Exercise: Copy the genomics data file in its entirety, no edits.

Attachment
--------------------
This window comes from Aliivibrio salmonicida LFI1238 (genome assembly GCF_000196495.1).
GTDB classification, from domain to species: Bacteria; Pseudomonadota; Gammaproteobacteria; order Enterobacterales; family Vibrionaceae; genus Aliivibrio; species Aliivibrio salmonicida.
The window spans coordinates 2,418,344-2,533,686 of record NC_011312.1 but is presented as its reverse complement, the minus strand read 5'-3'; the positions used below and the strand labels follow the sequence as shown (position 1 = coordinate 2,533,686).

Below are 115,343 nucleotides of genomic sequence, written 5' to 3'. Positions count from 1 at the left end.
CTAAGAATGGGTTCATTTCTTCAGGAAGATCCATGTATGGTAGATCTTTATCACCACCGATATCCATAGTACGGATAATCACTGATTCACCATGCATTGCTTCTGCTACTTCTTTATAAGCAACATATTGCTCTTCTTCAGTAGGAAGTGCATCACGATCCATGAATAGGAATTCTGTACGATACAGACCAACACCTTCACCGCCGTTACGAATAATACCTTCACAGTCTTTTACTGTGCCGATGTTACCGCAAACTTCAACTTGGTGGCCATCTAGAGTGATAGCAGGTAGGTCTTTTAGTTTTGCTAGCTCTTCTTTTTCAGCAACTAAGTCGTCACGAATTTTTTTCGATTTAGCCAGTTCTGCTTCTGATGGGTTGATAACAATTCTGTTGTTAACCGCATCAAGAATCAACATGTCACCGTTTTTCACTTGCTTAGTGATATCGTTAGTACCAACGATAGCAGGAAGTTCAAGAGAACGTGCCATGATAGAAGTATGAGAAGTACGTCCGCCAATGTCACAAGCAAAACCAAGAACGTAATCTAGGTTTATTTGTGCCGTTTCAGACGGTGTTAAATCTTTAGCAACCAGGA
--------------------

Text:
This window comes from Aliivibrio salmonicida LFI1238 (genome assembly GCF_000196495.1).
GTDB classification, from domain to species: Bacteria; Pseudomonadota; Gammaproteobacteria; order Enterobacterales; family Vibrionaceae; genus Aliivibrio; species Aliivibrio salmonicida.
The window spans coordinates 2,418,344-2,533,686 of record NC_011312.1 but is presented as its reverse complement, the minus strand read 5'-3'; the positions used below and the strand labels follow the sequence as shown (position 1 = coordinate 2,533,686).

Below are 115,343 nucleotides of genomic sequence, written 5' to 3'. Positions count from 1 at the left end.
CTAAGAATGGGTTCATTTCTTCAGGAAGATCCATGTATGGTAGATCTTTATCACCACCGATATCCATAGTACGGATAATCACTGATTCACCATGCATTGCTTCTGCTACTTCTTTATAAGCAACATATTGCTCTTCTTCAGTAGGAAGTGCATCACGATCCATGAATAGGAATTCTGTACGATACAGACCAACACCTTCACCGCCGTTACGAATAATACCTTCACAGTCTTTTACTGTGCCGATGTTACCGCAAACTTCAACTTGGTGGCCATCTAGAGTGATAGCAGGTAGGTCTTTTAGTTTTGCTAGCTCTTCTTTTTCAGCAACTAAGTCGTCACGAATTTTTTTCGATTTAGCCAGTTCTGCTTCTGATGGGTTGATAACAATTCTGTTGTTAACCGCATCAAGAATCAACATGTCACCGTTTTTCACTTGCTTAGTGATATCGTTAGTACCAACGATAGCAGGAAGTTCAAGAGAACGTGCCATGATAGAAGTATGAGAAGTACGTCCGCCAATGTCACAAGCAAAACCAAGAACGTAATCTAGGTTTATTTGTGCCGTTTCAGACGGTGTTAAATCTTTAGCAACCAGGA